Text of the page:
Stressing Germany's stance against lifting the EU arms embargo, talking tough on human rights and deepening business ties -- Foreign Minister Steinmeier will have his hands full when he visits China Wednesday.
Talks in China aren likely to prove pretty taxing for Steinmeier
It's Frank-Walter Steinmeier's first visit to China since taking office last year and he's already ensured that he won't be merely echoing former Chancellor Gerhard Schröder's foreign policy stance towards Beijing.
Steinmeier, right, with his Japanese counterpart Taro Aso
Speaking at an event at the National Japanese Press Club in Tokyo on Tuesday, Steinmeier said Germany was no longer explicitly in favor of lifting the EU arms embargo on China. The foreign minister pointed out that the present government grand coalition of Social Democrats and Christian Democrats were in favor of deciding the issue on a European level.
At the same time Steinmeier added that Germany already had one of the strictest export restrictions in the EU and added that even a lifting of the EU arms embargo wouldn't lead to "a more liberal approach (towards China) in Germany." The latter was also one of former Chancellor Schröder's main arguments as he pushed for the EU to drop the existing arms ban.
Business high on the agenda
But, away from the arms embargo issue, which is unlikely to go down well with Chinese leaders, much of Steinmeier's visit is likely to be consumed by business talk.
Germany and China have cooperated closely in the areas of culture, science, environmental protection. The two countries are engaged in a dialogue about the rule of law and -- last but not least -- have established strong business ties.
A view of the Shanghai skyline
Germany is China's strongest European economic partner and China remains Germany's most important market in Asia. Former German Chancellor Gerhard Schröder has played a central role in promoting these ties: During his time in office, he traveled to the country six times, a large delegation of German business leaders in tow.
Steinmeier will also visit China with a group of representatives from German companies -- albeit mid-sized ones. As he already announced when taking over the foreign office from his predecessor, Joschka Fischer, Steinmeier seems to see the support of German business interests as one of his ministry's duties.
More pushy tha n Schröder?
While Steinmeier served as Schröder's chief-of-staff and was likely supportive of the latter's pragmatic approach towards China and Russia when it came to addressing human rights, as foreign minister, he's not going to be able to avoid the issue, according to experts.
Former Chancellor Schröder inspects a traditonal Chinese dragon
"He knows that this is an important element of German domestic politics," said Eberhard Sandschneider, an expert on China at the German Council on Foreign Relations. "The German public expects a German politician to address this sensitive topic. But Frank-Walter Steinmeier is experienced enough to know that he will not be able to bring about any immediate changes this way."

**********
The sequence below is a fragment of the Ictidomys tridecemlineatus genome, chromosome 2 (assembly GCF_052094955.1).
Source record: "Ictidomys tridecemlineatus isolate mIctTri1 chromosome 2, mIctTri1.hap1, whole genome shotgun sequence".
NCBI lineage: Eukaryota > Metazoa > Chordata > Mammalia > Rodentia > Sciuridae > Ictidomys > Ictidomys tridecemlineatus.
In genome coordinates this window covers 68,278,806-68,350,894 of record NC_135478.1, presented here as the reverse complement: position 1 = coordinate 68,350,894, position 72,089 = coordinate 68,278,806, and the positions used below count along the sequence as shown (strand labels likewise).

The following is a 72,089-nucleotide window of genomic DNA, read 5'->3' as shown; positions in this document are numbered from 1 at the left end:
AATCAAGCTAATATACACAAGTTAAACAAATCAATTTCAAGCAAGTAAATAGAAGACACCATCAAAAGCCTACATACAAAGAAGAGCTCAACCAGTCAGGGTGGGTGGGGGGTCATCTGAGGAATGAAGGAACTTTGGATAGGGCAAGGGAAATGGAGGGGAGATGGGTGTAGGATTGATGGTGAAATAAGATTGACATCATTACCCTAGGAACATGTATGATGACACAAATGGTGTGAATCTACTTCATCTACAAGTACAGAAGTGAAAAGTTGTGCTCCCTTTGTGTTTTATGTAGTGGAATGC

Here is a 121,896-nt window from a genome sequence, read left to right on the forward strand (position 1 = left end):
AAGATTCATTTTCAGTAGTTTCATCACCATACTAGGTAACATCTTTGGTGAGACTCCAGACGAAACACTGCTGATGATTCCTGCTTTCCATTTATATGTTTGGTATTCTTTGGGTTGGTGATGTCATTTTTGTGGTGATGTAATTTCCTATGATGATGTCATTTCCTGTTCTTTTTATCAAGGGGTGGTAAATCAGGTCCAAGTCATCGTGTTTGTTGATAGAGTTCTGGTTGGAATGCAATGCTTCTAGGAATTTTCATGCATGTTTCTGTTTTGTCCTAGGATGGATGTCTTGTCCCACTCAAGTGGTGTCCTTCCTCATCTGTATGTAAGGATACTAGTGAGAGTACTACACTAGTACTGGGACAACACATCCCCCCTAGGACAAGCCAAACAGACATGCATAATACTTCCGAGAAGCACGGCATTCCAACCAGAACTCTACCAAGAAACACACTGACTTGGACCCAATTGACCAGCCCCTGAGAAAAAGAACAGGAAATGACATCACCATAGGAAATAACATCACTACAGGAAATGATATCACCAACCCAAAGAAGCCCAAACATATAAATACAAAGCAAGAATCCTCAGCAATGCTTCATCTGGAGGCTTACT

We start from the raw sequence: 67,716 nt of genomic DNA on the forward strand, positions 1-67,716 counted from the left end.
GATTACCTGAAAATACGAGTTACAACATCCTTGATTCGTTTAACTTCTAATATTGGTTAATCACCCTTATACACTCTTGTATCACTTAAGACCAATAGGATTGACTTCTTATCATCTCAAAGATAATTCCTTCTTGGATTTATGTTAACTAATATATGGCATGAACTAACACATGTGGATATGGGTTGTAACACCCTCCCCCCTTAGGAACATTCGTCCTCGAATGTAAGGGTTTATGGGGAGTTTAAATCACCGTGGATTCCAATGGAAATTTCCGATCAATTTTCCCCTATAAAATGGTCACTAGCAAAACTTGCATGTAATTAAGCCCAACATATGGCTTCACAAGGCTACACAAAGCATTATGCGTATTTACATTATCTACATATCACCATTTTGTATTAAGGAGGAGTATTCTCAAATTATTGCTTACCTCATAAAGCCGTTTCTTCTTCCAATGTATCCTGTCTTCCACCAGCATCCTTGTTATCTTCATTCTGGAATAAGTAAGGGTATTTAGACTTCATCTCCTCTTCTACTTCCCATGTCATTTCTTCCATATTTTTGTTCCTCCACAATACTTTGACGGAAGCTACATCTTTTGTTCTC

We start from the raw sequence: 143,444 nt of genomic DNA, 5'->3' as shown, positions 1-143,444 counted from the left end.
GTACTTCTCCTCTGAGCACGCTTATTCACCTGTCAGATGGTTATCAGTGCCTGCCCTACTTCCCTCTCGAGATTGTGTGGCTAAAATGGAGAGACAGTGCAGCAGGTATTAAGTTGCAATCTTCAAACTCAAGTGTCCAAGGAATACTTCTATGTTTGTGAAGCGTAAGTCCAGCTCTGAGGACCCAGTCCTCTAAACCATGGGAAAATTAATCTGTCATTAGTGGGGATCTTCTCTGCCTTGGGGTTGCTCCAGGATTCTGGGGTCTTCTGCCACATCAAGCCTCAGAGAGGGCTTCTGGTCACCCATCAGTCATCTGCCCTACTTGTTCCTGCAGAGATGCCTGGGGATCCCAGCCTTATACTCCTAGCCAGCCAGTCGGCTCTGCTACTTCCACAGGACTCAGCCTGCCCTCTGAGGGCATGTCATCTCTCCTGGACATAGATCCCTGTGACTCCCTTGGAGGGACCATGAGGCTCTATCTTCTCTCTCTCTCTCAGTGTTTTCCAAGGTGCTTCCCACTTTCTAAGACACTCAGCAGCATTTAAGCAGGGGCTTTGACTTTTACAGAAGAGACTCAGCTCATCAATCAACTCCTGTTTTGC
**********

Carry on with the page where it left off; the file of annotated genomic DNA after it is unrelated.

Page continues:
Members of China's opposition in Germany still have high hopes for the new German government. Last week, they sent a letter to the foreign ministry to inform the minister about the human rights situation in China.
Urgi n g more participatio n as global player
But apart from this rather unpleasant topic for Steinmeier's hosts, the foreign minister will also try and encourage China's leaders to step up to the plate when it comes to taking on responsibility as a world power.
"Such an emerging giant needs to take on global responsibilities," said Steinmeiner, who will also prepare Chancellor Angela Merkel's visit that's likely to take place in July.
"He really means the question of how to deal with Iran," Sandschneider said. "China has a very, very important role to play -- in case of a vote in the UN Security Council, for example. Getting China to actively cooperate with the West in this respect is an important goal."
The problem of copyright protectio n
Copyright protection will be another item high on Steinmeier's agenda as the Chinese are known not to take this too seriously. German companies meanwhile lose billions each year because of product piracy. And only last week, China announced plans to build its own high speed train based on the German-made Transrapid magnet rail, pushing the problem if technology theft in the foreground yet again.
"It's a very difficult issue for many German companies and German foreign policy," Sanschneider said. "It will certainly be discussed, but the Chinese answer is already clear: The government will signal that it is working to improve the situation, but that it will take years for this to happen."